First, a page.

Coming Soon: Carbon Capture Plants That Suck CO2 Out Of The Air

And they also intend to make money out of it.

6. 5. 16 by Colin Aboy
Image by Climeworks

Carbon Emissions Storage

The effects of climate change are becoming more and more evident as carbon emissions and global temperatures continue to rise. By the 2030s, the Earth’s oceans will suffer major oxygen loss everywhere. Between 2030 and 2050, as many as 250,000 people may die as a result of the social and environmental effects of climate change.

Fortunately, efforts are being made to help reduce our carbon output around the world by turning to renewable energy sources. More recently, scientists have devised another line of attack against climate change—carbon capture and storage. To put it in simple terms, carbon capture involves sucking greenhouse gasses from the atmosphere and storing them somewhere.

It may sound like an invention straight out of a dystopian science fiction novel, but the world’s first commercial carbon capture and storage plant will actually be established later this year, courtesy of Climeworks, a Swiss company focused on such technology.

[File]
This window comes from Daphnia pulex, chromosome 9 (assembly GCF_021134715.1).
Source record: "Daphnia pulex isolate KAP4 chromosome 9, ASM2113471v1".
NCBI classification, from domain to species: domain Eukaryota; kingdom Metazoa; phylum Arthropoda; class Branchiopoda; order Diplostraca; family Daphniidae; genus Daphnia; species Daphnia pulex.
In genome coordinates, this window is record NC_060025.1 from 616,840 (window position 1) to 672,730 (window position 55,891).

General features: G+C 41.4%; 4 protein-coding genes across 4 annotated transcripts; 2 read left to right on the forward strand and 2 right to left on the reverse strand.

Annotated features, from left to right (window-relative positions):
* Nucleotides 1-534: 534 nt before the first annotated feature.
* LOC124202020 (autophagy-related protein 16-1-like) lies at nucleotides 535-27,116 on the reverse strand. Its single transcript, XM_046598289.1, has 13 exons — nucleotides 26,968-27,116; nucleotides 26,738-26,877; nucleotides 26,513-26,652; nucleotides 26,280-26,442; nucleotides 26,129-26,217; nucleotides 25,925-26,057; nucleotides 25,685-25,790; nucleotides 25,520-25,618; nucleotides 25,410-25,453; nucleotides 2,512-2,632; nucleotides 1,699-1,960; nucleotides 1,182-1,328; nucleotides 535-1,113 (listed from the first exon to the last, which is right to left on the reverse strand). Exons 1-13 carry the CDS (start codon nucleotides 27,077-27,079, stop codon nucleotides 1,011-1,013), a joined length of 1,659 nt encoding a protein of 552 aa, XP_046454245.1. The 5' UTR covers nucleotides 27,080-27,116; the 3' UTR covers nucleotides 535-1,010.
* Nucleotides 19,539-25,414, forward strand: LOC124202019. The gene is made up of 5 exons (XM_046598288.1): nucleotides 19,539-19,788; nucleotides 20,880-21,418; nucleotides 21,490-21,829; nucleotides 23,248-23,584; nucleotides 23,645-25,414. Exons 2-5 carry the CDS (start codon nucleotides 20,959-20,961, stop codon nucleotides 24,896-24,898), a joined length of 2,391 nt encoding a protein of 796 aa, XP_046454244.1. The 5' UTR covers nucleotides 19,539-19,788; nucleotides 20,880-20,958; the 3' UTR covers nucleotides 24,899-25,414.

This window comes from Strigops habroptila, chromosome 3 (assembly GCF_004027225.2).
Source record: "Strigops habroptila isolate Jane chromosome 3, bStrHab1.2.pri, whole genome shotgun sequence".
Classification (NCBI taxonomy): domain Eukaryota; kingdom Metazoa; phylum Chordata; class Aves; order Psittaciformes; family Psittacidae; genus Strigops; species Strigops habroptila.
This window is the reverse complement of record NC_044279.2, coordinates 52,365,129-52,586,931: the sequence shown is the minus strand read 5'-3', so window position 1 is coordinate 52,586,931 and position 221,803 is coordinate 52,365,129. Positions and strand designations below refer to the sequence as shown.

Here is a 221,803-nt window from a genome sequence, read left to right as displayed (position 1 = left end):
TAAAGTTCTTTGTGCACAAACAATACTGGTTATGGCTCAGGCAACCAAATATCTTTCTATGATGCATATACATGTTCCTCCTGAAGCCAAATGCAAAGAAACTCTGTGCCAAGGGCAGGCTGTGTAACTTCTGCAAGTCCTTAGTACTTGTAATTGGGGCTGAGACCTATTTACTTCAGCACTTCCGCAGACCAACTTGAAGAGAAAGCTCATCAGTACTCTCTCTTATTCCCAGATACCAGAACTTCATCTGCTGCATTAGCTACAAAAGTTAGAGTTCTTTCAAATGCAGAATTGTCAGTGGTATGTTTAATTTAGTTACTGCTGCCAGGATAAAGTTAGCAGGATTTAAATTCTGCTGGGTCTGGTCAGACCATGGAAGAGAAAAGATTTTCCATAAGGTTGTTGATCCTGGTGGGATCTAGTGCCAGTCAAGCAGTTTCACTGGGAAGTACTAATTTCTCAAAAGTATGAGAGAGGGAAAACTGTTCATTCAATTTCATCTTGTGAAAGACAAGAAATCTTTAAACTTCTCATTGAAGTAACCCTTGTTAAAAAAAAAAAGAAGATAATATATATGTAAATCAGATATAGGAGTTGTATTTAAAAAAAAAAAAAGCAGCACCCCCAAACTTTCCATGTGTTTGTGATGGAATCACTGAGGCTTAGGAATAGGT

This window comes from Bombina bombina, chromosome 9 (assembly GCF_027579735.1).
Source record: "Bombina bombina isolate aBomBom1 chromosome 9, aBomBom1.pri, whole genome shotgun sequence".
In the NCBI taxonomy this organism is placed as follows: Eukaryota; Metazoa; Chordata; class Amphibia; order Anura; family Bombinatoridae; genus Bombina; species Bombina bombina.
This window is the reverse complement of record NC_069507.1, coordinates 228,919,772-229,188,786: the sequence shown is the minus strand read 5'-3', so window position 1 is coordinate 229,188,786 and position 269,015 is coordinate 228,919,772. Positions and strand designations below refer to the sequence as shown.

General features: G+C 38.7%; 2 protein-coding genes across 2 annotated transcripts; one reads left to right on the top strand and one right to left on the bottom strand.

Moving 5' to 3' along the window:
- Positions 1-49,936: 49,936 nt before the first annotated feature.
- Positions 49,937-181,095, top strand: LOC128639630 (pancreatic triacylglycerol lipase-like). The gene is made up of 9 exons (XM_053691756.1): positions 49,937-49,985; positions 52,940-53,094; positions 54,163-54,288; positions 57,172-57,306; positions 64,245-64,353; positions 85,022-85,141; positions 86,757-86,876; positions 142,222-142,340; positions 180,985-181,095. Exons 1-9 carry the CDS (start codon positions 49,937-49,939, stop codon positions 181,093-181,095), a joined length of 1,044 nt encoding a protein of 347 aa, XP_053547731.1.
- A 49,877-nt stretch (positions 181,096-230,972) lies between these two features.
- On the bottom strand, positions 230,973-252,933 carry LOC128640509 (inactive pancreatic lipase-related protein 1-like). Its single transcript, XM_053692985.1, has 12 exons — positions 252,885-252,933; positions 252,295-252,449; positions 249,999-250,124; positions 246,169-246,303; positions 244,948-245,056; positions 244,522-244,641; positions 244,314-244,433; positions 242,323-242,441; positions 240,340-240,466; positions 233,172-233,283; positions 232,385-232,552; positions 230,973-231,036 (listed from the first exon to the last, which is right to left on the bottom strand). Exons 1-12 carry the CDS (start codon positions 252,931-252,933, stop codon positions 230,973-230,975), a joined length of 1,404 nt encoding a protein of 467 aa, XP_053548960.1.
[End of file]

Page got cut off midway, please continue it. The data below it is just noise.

Credit: Climeworks

A Contentious Moonshot

The pilot plant will be built near Zurich and is expected to be operational around September or October. As soon as it’s up and running, it will begin sucking up air and filtering the carbon dioxide (CO2). The CO2 will bind with the spongy filter, to be released only by heating it.

So, where will the CO2 go? To third parties willing to buy the stored gasses by the tonne. Climeworks intends to sell the gas to agricultural industries (such as those that make use of greenhouses), and beverage manufacturers for carbonated drinks.

However, while it’s an interesting way to deal with these gasses contributing to climate change, to keep the process going Climeworks intends to sell the gasses at $600 per tonne, which isn’t cheap. More than that, it’ll only rack up an annual 900 tonnes of CO2 extracted from the atmosphere, which is the equivalent emission of around 200 cars yearly.

Howard Herzog from MIT’s Energy Initiative is skeptical of the technology, saying, “I think it provides false hope.”


Time will certainly tell. Meanwhile, the world is closely monitoring other promising technologies that intend to deal with the carbon emissions crisis. Carbon Engineering intends to convert CO2 into a zero-carbon e-diesel fuel.

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